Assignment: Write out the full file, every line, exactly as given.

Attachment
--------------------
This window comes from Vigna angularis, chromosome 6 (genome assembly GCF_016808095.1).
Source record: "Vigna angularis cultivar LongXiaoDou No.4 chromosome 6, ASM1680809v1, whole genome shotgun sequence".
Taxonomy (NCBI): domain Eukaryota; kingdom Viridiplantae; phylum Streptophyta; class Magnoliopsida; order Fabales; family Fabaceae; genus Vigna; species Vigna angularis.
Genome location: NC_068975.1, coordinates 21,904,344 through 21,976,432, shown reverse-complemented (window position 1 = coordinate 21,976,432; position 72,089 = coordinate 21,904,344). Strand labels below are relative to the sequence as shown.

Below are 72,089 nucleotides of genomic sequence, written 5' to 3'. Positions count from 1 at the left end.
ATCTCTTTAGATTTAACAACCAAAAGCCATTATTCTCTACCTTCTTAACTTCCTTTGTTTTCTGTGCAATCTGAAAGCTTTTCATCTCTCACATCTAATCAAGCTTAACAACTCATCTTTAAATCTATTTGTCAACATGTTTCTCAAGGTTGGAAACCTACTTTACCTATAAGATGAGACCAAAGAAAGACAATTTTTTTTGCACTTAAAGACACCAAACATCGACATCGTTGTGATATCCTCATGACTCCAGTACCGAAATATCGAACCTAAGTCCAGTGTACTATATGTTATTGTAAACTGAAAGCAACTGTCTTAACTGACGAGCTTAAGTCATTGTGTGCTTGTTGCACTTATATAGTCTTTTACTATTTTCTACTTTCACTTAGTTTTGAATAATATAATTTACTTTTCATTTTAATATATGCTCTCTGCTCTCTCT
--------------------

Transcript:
This window comes from Vigna angularis, chromosome 6 (genome assembly GCF_016808095.1).
Source record: "Vigna angularis cultivar LongXiaoDou No.4 chromosome 6, ASM1680809v1, whole genome shotgun sequence".
Taxonomy (NCBI): domain Eukaryota; kingdom Viridiplantae; phylum Streptophyta; class Magnoliopsida; order Fabales; family Fabaceae; genus Vigna; species Vigna angularis.
Genome location: NC_068975.1, coordinates 21,904,344 through 21,976,432, shown reverse-complemented (window position 1 = coordinate 21,976,432; position 72,089 = coordinate 21,904,344). Strand labels below are relative to the sequence as shown.

Below are 72,089 nucleotides of genomic sequence, written 5' to 3'. Positions count from 1 at the left end.
ATCTCTTTAGATTTAACAACCAAAAGCCATTATTCTCTACCTTCTTAACTTCCTTTGTTTTCTGTGCAATCTGAAAGCTTTTCATCTCTCACATCTAATCAAGCTTAACAACTCATCTTTAAATCTATTTGTCAACATGTTTCTCAAGGTTGGAAACCTACTTTACCTATAAGATGAGACCAAAGAAAGACAATTTTTTTTGCACTTAAAGACACCAAACATCGACATCGTTGTGATATCCTCATGACTCCAGTACCGAAATATCGAACCTAAGTCCAGTGTACTATATGTTATTGTAAACTGAAAGCAACTGTCTTAACTGACGAGCTTAAGTCATTGTGTGCTTGTTGCACTTATATAGTCTTTTACTATTTTCTACTTTCACTTAGTTTTGAATAATATAATTTACTTTTCATTTTAATATATGCTCTCTGCTCTCTCT